Poland’s industrial production growth eased considerably to just 0.9% y/y in January, after jumping 11.2% y/y the preceding month, unadjusted data from statistical office GUS showed on February 18.
While clearly weakened – mostly due to a negative calendar effect in the first month - growth in output affirms the industrial sector’s post-lockdown recovery despite tighter restrictions at home and abroad, as Europe continues efforts to contain the COVID-19 (coronavirus) pandemic.
“Industrial output increased by 0.9% y/y in January and thus managed to sustain a positive annual dynamic despite the unfavourable calendar effect. The result implies that the resilience of the industrial sector to the ongoing pandemic and restrictions continues at the start of 2021,” Raiffeisen said in a comment.
Seasonally adjusted, industrial production growth proved much stronger, adding 5.7% y/y in the first month after an expansion of 7.1% y/y in December.
The monthly reading showed an unadjusted decline of 5.1% (-4.4% m/m in November) but an expansion of 1.7% upon adjustment (December +0.5% m/m).
Broken down by the main segments, output grew an unadjusted 0.8% y/y (+12.8% y/y in December) in manufacturing. Production also expanded 5.6% y/y (December +11.3% y/y) in water supply and waste management.
There also was a gain of 1.6% y/y (-2.3% y/y in December) in the utility sector. Output sliding 2.1% y/y (December +9.7% y/y) in mining and quarrying held back the headline figure.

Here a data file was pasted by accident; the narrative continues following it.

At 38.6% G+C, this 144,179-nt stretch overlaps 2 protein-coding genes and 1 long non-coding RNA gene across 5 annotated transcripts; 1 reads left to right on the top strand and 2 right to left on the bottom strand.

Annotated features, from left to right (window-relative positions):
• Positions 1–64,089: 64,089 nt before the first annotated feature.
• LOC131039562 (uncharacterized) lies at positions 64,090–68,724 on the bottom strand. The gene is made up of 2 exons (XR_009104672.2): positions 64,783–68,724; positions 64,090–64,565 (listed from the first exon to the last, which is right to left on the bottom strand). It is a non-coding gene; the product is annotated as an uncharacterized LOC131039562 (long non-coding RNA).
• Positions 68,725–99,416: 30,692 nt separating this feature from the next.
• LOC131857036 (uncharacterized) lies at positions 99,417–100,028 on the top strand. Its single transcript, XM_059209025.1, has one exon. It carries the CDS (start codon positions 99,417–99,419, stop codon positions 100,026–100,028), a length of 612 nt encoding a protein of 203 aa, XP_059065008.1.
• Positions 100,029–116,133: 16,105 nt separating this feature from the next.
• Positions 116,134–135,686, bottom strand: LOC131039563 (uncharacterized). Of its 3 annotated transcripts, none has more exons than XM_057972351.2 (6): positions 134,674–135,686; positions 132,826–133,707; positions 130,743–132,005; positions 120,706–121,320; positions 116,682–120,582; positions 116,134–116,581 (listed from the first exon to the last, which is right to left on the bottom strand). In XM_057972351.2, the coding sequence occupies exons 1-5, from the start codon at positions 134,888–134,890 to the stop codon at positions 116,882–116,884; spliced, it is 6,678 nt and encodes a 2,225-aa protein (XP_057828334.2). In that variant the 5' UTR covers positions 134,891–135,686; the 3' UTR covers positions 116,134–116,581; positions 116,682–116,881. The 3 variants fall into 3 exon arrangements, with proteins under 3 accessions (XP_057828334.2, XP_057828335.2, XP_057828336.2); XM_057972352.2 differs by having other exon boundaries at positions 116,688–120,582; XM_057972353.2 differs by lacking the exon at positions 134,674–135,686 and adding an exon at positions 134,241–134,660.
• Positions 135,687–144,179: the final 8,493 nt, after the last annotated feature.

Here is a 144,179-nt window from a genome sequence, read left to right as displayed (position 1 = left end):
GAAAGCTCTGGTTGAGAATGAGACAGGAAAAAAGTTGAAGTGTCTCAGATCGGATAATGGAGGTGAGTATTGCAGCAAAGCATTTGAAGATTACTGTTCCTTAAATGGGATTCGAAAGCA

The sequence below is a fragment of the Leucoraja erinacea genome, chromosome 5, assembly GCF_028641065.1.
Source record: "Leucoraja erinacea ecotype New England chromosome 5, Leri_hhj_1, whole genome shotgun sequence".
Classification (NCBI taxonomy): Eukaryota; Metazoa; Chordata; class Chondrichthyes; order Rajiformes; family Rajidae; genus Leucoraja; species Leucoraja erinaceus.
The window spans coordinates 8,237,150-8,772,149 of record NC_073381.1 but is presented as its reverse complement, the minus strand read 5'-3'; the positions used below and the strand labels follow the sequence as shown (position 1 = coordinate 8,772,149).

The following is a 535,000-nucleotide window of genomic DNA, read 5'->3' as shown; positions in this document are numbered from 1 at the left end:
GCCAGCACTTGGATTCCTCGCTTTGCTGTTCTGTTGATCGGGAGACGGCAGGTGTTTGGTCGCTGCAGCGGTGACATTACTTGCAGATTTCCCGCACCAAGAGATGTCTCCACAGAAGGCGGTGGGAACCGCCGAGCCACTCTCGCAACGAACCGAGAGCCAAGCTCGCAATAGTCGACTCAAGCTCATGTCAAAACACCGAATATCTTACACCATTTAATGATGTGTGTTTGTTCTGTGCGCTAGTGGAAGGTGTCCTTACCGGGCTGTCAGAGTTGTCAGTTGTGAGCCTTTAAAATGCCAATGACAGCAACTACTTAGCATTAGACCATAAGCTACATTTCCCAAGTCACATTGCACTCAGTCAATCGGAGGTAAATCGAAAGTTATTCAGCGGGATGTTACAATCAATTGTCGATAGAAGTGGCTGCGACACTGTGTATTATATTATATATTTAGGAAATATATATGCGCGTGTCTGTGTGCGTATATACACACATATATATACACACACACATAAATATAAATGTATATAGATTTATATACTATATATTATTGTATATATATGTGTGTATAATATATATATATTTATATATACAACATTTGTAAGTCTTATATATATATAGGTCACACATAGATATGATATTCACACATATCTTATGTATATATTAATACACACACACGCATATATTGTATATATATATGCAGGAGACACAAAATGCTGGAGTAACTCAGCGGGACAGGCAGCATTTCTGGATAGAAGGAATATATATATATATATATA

Overall, production increased in just 15 out of 34 industrial segments in January in y/y terms. December saw y/y expansion in 28 segments.
“Given the negative calendar effects in January, the next months may again bring y/y increases in most industries,” Raiffeisen noted.
Production of electrical equipment as well as in waste management and recovery, and in computers, electronic and optical devices expanded the fastest. Output in the coking coal and products of oil refinery, as well as in the beverages and pharmaceuticals segments, fell most significantly.
“In the coming months, we can expect increased volatility of real economy data as the base effects from last year will strongly affect this year’s figures,” Erste said.
“Polish manufacturing should continue to benefit from improving sentiment and solid performance of the German economy,” the Austrian bank added.
“The data released today do not change our expectations for this year. The economy has partially adapted to the pandemic and the activity of some sectors of the economy is recovering,” Bank Millennium wrote.
“Our forecast of [GDP] growth of 4.4% this year remains valid. The economic impact of the prolonged pandemic remains a factor of uncertainty, but it seems that progress in the vaccination process should gradually bring stabilization,” it added.